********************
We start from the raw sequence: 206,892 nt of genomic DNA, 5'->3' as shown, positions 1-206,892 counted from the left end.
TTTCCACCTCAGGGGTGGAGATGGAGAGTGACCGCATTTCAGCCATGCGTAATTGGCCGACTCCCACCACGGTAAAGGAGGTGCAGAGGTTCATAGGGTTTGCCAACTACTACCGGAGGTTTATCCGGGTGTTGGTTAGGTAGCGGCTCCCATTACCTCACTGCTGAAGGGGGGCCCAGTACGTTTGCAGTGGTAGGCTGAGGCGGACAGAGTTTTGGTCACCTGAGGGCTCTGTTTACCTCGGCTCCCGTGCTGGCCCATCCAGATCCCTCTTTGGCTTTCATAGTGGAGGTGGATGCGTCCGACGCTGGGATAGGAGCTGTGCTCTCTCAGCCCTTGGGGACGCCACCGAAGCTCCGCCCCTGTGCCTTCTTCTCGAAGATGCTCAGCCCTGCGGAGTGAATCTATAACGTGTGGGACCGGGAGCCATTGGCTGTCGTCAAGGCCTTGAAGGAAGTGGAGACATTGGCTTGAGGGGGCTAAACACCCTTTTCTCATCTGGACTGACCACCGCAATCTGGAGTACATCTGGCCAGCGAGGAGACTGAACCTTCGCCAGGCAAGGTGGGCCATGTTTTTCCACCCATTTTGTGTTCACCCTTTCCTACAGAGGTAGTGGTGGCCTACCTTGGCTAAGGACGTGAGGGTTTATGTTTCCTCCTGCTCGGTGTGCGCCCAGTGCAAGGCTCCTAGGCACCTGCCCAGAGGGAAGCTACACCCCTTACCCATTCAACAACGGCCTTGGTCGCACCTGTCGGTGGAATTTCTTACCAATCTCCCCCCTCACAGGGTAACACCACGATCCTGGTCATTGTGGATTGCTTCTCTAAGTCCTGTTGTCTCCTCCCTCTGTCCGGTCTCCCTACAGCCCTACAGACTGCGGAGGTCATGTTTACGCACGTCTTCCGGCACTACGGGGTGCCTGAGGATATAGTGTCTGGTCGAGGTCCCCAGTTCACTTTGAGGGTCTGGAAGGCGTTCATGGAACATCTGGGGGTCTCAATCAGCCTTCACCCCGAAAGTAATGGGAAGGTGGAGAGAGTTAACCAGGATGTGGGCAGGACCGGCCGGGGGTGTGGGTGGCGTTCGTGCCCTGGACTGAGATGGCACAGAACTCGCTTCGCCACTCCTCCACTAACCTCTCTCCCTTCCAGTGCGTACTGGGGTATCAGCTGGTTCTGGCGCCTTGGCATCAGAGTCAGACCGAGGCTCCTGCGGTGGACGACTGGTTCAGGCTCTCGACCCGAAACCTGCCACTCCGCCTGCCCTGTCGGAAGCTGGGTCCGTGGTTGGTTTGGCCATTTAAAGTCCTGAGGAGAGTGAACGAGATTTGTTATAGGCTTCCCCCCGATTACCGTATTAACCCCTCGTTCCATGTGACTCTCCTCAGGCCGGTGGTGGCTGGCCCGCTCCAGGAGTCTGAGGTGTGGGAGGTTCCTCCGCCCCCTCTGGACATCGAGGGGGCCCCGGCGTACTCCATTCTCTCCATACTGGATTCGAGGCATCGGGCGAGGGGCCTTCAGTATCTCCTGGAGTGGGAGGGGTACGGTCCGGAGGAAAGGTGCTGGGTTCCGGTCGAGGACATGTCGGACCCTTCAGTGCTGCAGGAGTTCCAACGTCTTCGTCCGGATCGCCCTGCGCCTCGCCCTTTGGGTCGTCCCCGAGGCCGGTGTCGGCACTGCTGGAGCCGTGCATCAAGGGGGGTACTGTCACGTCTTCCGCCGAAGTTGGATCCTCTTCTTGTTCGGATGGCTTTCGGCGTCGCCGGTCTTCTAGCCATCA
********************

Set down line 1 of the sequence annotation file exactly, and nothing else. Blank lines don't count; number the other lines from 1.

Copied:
We start from the raw sequence: 206,892 nt of genomic DNA, 5'->3' as shown, positions 1-206,892 counted from the left end.